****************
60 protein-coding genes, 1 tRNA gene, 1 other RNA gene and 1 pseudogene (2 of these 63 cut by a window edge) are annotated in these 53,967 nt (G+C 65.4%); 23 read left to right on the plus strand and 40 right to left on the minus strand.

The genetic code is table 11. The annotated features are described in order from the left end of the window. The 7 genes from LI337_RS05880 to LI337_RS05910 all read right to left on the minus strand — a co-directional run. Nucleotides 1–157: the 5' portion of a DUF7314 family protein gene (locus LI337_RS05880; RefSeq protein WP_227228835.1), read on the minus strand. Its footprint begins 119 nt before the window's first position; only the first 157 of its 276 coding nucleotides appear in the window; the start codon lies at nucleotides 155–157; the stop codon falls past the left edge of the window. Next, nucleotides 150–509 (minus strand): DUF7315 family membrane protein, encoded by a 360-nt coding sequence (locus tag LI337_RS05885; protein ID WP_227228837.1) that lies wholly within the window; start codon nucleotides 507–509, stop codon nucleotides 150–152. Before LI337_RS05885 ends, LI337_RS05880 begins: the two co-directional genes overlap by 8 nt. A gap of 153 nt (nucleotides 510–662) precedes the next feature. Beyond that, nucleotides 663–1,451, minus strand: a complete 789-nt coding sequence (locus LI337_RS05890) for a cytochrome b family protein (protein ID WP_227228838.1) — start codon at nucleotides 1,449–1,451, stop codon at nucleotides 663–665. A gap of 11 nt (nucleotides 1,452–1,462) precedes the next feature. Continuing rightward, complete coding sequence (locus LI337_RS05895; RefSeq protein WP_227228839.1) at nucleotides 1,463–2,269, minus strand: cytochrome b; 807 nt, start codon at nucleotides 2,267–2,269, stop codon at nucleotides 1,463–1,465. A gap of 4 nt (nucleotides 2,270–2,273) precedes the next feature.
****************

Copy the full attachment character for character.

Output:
60 protein-coding genes, 1 tRNA gene, 1 other RNA gene and 1 pseudogene (2 of these 63 cut by a window edge) are annotated in these 53,967 nt (G+C 65.4%); 23 read left to right on the plus strand and 40 right to left on the minus strand.

The genetic code is table 11. The annotated features are described in order from the left end of the window. The 7 genes from LI337_RS05880 to LI337_RS05910 all read right to left on the minus strand — a co-directional run. Nucleotides 1–157: the 5' portion of a DUF7314 family protein gene (locus LI337_RS05880; RefSeq protein WP_227228835.1), read on the minus strand. Its footprint begins 119 nt before the window's first position; only the first 157 of its 276 coding nucleotides appear in the window; the start codon lies at nucleotides 155–157; the stop codon falls past the left edge of the window. Next, nucleotides 150–509 (minus strand): DUF7315 family membrane protein, encoded by a 360-nt coding sequence (locus tag LI337_RS05885; protein ID WP_227228837.1) that lies wholly within the window; start codon nucleotides 507–509, stop codon nucleotides 150–152. Before LI337_RS05885 ends, LI337_RS05880 begins: the two co-directional genes overlap by 8 nt. A gap of 153 nt (nucleotides 510–662) precedes the next feature. Beyond that, nucleotides 663–1,451, minus strand: a complete 789-nt coding sequence (locus LI337_RS05890) for a cytochrome b family protein (protein ID WP_227228838.1) — start codon at nucleotides 1,449–1,451, stop codon at nucleotides 663–665. A gap of 11 nt (nucleotides 1,452–1,462) precedes the next feature. Continuing rightward, complete coding sequence (locus LI337_RS05895; RefSeq protein WP_227228839.1) at nucleotides 1,463–2,269, minus strand: cytochrome b; 807 nt, start codon at nucleotides 2,267–2,269, stop codon at nucleotides 1,463–1,465. A gap of 4 nt (nucleotides 2,270–2,273) precedes the next feature.